“We’re beyond, ‘Can we build it?'” he says, claiming his company is prepared to mass-produce satellites and their components to be assembled “like legos” for specific jobs, to an extent that he expects the manufacturing venture to change the industry, which has never mass-produced satellites before. “It’s not our primary business, but the cost of satellites will come down dramatically.”

The initial run of 10 satellites will be built in France, and are expected to cost about $500,000 each by the time manufacturing ramps up, with a total system cost of $2 billion, Wyler estimates. OneWeb says it has plans to build a satellite factory somewhere in the US for full mass production.

A rendering of the OneWeb satellite, which will be smaller than a fully-grown person.
A rendering of the OneWeb satellite, which will be smaller than a fully-grown person.
Image: Airbus

SpaceX has plenty of space-manufacturing chops after designing and building its Falcon rockets and Dragon space capsules, often developing techniques to build components in-house rather than paying more for an outside supplier. The company opened an office in Seattle this year to develop its satellite division, but it is unclear how long the company will take to begin production.

Where SpaceX does have a clear advantage is getting the satellites into space, since that is the company’s primary business. It remains the lowest-cost launch provider to low-earth orbit, and one of the most flexible.

OneWeb, on the other hand, will need a more expensive contract with a launch provider. It has announced that Arianespace, the leading European rocketry company, will fulfill 65 launch orders, including 21 with Russian Soyuz rockets, though it’s not clear when they those launches will occur. The company has also committed to launch ten satellites with Richard Branson’s Virgin Galactic. But rocketry experts are skeptical that the Virgin will be able to build and fly a satellite-launching rocket in the next few years.


If Wyler is concerned about being forced into sharing American spectrum with SpaceX, he isn’t showing it. “We are fully focused on building our system and enabling broadband access for everyone,” he tells Quartz.

Wyler’s career—at his previous satellite company, O3b, and bringing fiber-optics to Rwanda—has focused on bringing internet connectivity to low-GDP, low-density areas, places starved of “oxygen,” that is, internet access that can enable economic growth. He plans to work with existing telecom companies, with OneWeb’s data terminals—which will provide emit wi-fi, LTE and 3G signals—acting as another tool to provide access for customers.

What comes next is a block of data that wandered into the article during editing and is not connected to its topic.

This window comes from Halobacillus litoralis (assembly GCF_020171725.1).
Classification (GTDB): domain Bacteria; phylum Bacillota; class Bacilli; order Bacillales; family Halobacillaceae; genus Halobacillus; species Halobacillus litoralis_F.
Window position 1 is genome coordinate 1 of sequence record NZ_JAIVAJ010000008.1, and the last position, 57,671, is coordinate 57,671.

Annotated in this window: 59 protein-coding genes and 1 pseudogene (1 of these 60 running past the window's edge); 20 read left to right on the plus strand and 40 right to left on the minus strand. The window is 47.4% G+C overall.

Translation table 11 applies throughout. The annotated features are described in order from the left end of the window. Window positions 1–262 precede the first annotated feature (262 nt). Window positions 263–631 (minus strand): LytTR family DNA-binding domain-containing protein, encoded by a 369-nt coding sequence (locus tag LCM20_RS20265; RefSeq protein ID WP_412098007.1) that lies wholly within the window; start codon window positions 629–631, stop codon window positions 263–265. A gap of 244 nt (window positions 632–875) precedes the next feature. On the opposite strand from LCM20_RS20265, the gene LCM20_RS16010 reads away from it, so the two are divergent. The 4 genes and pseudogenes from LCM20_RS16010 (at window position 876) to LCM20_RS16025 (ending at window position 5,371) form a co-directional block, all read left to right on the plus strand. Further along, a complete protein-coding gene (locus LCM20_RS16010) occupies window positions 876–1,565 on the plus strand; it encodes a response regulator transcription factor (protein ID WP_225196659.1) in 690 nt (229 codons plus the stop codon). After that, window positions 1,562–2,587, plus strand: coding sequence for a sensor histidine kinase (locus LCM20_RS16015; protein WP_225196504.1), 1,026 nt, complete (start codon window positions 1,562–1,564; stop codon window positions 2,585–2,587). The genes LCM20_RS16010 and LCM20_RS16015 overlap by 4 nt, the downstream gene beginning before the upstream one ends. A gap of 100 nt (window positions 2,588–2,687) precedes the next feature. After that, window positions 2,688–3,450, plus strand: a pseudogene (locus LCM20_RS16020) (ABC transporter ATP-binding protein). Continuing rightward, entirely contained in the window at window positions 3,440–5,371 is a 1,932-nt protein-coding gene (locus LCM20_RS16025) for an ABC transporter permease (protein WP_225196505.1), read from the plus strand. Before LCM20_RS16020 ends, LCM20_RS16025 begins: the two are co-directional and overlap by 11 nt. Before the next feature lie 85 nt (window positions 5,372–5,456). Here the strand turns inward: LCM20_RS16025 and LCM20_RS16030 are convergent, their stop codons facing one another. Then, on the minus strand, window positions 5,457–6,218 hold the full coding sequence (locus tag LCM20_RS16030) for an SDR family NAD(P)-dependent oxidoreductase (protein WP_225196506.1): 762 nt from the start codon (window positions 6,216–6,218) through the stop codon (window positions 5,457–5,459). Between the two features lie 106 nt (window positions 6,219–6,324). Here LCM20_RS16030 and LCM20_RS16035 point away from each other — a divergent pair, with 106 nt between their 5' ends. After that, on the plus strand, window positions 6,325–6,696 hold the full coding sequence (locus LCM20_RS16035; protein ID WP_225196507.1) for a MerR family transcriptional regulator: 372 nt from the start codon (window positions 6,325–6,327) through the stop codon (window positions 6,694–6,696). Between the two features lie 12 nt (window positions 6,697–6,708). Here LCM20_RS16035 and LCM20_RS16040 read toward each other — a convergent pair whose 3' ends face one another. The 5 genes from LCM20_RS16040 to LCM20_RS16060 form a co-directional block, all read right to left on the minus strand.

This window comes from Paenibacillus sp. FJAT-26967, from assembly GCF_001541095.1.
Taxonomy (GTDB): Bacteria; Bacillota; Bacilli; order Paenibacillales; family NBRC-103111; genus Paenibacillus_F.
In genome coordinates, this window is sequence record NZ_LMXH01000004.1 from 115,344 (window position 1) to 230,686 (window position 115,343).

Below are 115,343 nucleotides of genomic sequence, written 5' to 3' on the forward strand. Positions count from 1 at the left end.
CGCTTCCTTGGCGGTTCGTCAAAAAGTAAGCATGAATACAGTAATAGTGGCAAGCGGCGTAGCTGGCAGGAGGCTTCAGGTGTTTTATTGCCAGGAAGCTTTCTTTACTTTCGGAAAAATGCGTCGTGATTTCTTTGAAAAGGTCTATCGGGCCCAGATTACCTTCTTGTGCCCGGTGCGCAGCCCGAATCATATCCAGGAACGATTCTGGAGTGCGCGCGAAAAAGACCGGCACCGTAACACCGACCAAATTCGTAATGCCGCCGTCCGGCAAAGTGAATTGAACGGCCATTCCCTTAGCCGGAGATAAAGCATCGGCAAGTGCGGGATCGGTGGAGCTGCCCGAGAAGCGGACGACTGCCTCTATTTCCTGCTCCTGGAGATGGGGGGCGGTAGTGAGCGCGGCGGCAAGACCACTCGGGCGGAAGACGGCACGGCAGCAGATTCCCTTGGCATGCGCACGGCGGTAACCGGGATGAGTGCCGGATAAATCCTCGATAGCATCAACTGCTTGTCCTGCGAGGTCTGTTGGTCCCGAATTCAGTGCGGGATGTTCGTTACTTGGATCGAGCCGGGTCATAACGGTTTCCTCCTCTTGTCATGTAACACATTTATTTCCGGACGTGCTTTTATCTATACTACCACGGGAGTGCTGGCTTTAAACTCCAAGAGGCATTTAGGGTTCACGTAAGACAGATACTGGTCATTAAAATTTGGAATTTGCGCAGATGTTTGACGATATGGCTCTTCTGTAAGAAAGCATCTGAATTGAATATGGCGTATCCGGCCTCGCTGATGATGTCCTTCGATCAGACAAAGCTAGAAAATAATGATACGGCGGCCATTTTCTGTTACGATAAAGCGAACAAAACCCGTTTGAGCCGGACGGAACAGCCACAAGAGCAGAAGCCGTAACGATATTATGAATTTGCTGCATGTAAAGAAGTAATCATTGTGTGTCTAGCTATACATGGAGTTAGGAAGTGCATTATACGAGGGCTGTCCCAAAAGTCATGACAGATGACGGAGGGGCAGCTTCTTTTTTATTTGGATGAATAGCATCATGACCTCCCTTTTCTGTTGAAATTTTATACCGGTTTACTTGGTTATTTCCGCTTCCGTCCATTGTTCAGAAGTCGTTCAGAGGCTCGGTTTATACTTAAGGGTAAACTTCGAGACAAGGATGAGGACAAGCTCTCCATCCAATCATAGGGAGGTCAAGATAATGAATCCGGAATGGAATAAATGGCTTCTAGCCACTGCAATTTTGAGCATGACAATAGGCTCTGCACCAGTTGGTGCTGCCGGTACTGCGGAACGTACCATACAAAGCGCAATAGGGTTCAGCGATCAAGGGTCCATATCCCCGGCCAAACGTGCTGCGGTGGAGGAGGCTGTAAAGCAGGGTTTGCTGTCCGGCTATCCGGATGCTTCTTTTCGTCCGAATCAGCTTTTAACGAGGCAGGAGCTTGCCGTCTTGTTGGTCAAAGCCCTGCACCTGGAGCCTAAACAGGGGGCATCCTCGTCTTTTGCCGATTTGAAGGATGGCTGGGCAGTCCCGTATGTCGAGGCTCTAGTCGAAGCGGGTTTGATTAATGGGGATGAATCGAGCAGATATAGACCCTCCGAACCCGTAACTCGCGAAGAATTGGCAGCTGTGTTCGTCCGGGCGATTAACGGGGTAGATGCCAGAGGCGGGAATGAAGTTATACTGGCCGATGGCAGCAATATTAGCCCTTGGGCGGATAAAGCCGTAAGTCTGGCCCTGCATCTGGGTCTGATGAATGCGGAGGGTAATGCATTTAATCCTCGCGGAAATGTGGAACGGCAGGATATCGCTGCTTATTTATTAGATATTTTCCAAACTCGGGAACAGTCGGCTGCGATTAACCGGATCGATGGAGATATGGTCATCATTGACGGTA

Musk’s ambitions could be described as humanitarian in another direction. He is outspoken about the goal behind SpaceX is developing the technology necessary for humans to be a multi-planetary species—to colonize Mars.

“The satellites constitute as much, or more, of the cost of space-based activity as the rockets do. Very often, actually, the satellites are more expensive than the rocket. So, in order for us to really revolutionize space, we have to address both satellites and rockets,” Musk said at the opening of the Seattle office. “[This satellite constellation] is intended to generate a significant amount of revenue and help fund a city on Mars.”

Musk’s vision, like Wyler’s, is of a global network that improves connectivity in rich and poor countries alike. If they are both able to launch on time—a big if in the space industry—then they may find themselves competing, within the byzantine rules of global communications, to light up countries around the world with internet access.

“I’m hopeful that we can structure agreements with various countries to allow communication with their citizens but it is on a country by country basis,” Musk said in Seattle. “Not all countries will agree at first. There will always be some countries that don’t agree. That’s fine.”

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